Martial Law | Definition and Examples

Martial law

Martial Law

What is martial law? it is a law which authorizes the use of armed force in certain situations. Example: Martial law is often enforced when a country is at war. Most declarations of martial law have some common features. Generally, the institution of martial law contemplates some use of the military force.

To a varying extent, depending on the martial law order, government military personnel have the authority to make and enforce civil and criminal laws. Certain civil liberties may be suspended, such as the right to be free from unreasonable SEARCHES AND SEIZURES, FREEDOM OF ASSOCIATION, and freedom of movement. And the writ of HABEAS CORPUS may be suspended (this writ allows persons who are unlawfully imprisoned to gain freedom through a court proceeding).

Martial law involves the temporary substitution of military authority for civilian rule and is usually invoked in time of war, rebellion, or natural disaster.

The establishment in a country of an exceptional judicial state, in which In the United States, during the wave of repression against the Ku Klux Klan in 1871. In the United States, it refers to different periods in the history of the United States during which a region or the whole of the United States was placed under military control.

At a federal level, the president is the only one who can impose martial law

In each state, the governor has the right to impose martial law within the borders of the state. In the United States, this law has been used in a limited number of circumstances, such as the Battle of New Orleans or after major catastrophes, such as the Great Chicago Fire of 1871 or the the San Francisco earthquake of 1906, and again during riots, such as the Omaha race riot of 1919 or the Lexington riots of 1920.

Local leaders during these riots declared martial law to protect themselves mob violence, as in Nauvoo, Illinois, during the Illinois Mormon War, or in Utah during the Utah War; or in response to the chaos associated with protests and riots, such as the 1934 West Coast waterfront strike in Hawaii following the Japanese attack on Pearl Harbor, and during the civil rights movement, here in response to the Cambridge riot of 1963.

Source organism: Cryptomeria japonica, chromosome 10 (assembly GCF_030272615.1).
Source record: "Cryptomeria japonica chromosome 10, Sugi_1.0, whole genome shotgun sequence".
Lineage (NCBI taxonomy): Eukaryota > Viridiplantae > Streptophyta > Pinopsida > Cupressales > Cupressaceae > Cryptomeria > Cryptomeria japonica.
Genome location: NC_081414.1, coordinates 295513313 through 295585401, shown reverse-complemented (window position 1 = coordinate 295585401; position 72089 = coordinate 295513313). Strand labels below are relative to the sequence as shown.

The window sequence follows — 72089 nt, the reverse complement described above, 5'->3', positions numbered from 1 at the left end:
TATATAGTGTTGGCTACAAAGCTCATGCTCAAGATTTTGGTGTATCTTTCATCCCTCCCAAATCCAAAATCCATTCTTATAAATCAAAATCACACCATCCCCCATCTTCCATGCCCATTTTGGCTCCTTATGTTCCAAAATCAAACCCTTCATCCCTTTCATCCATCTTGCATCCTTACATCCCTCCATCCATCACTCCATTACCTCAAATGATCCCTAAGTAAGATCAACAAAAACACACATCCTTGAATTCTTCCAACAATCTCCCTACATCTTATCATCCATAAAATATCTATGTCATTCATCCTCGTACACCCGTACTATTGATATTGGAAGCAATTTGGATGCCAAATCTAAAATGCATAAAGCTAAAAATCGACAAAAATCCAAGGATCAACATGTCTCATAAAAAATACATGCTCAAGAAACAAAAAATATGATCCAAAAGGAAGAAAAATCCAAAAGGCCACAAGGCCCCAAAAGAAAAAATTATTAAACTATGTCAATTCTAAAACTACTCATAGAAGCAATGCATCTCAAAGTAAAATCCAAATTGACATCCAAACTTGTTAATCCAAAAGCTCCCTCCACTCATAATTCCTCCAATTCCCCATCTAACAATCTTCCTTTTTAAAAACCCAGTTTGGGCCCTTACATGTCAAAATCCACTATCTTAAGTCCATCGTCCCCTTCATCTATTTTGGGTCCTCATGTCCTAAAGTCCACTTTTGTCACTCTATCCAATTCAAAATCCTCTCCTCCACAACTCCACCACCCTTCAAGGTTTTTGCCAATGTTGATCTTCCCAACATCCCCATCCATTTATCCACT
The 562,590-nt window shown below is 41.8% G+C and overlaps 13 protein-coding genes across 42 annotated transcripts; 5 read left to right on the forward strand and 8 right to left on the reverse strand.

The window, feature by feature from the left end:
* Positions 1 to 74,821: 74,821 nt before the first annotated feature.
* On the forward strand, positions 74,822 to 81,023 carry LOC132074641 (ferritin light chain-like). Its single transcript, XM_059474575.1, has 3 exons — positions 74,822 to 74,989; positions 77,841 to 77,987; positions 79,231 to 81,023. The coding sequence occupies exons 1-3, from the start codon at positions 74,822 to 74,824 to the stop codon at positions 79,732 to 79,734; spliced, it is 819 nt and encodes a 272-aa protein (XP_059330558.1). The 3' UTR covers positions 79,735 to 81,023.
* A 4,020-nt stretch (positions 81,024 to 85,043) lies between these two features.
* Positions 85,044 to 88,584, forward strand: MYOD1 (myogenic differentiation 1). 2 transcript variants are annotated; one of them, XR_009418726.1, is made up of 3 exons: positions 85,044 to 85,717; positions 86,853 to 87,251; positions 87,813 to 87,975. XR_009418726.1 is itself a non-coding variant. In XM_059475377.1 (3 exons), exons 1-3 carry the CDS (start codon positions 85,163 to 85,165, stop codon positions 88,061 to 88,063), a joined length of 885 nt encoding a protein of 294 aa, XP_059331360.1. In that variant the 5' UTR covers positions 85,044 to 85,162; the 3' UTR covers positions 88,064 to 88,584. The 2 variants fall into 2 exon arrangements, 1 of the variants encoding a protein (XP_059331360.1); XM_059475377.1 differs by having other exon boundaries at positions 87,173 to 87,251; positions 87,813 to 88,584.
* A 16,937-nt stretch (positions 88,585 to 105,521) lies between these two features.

Concept of martial law in the United States

It is closely related to the right to habeas corpus, which is in essence the right to a hearing during legal imprisonment, or, more broadly, to verify the correct application of the laws. by the judiciary. The ability to suspend habeas corpus is directly associated with the imposition of martial law 1. Article 1, Section 9 of the United States Constitution provides: “The privilege of the right of habeas corpus shall not be suspended except when, in the event of rebellion or invasion, public safety so requires.

” There have been many instances of use by the military within the borders of the United States, such as during the Whiskey Rebellion and in the South during the Civil Rights Movement, but these acts are not due. to a declaration of this law.

The distinction must be as clear as that between martial law and military justice: the deployment of troops does not necessarily mean that civilian courts cannot function: this distinction is one of the keys, as the Court noted.

What is habeas corpus?

Habeas corpus is a recourse in law through which a person can report an unlawful detention or imprisonment to a court and request that the court order the custodian of the person, usually a prison official, to bring the prisoner to court, to determine whether the detention is lawful.

Martial law is limited by several court decisions in the U.S.

In the United States Code of Laws, it is limited by several court decisions that were rendered between the Civil War and World War II. In 1878, Congress passed the Posse Comitatus Act, which prohibited the United States military from participating in the enforcement of national laws without the approval of Congress.

Sources: (NCJRS) National Criminal Justice Reference Service

Source of photo for ilustration: Snappygoat

Learn More →

Leave a Reply

Your email address will not be published. Required fields are marked *